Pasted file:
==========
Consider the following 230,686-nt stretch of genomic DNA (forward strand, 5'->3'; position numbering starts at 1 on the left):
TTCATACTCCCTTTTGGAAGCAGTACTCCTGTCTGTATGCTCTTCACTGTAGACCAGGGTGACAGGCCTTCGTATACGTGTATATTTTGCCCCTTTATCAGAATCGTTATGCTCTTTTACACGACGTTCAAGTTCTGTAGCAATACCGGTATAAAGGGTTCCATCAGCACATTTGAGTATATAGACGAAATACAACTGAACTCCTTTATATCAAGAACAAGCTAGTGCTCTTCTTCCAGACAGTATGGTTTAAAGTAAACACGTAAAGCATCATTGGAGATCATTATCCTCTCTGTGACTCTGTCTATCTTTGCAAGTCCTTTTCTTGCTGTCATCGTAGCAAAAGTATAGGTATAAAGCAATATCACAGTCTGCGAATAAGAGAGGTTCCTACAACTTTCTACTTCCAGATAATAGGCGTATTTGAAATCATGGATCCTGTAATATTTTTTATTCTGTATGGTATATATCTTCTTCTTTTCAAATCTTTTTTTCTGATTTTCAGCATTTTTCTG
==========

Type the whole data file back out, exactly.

Consider the following 230,686-nt stretch of genomic DNA (forward strand, 5'->3'; position numbering starts at 1 on the left):
TTCATACTCCCTTTTGGAAGCAGTACTCCTGTCTGTATGCTCTTCACTGTAGACCAGGGTGACAGGCCTTCGTATACGTGTATATTTTGCCCCTTTATCAGAATCGTTATGCTCTTTTACACGACGTTCAAGTTCTGTAGCAATACCGGTATAAAGGGTTCCATCAGCACATTTGAGTATATAGACGAAATACAACTGAACTCCTTTATATCAAGAACAAGCTAGTGCTCTTCTTCCAGACAGTATGGTTTAAAGTAAACACGTAAAGCATCATTGGAGATCATTATCCTCTCTGTGACTCTGTCTATCTTTGCAAGTCCTTTTCTTGCTGTCATCGTAGCAAAAGTATAGGTATAAAGCAATATCACAGTCTGCGAATAAGAGAGGTTCCTACAACTTTCTACTTCCAGATAATAGGCGTATTTGAAATCATGGATCCTGTAATATTTTTTATTCTGTATGGTATATATCTTCTTCTTTTCAAATCTTTTTTTCTGATTTTCAGCATTTTTCTG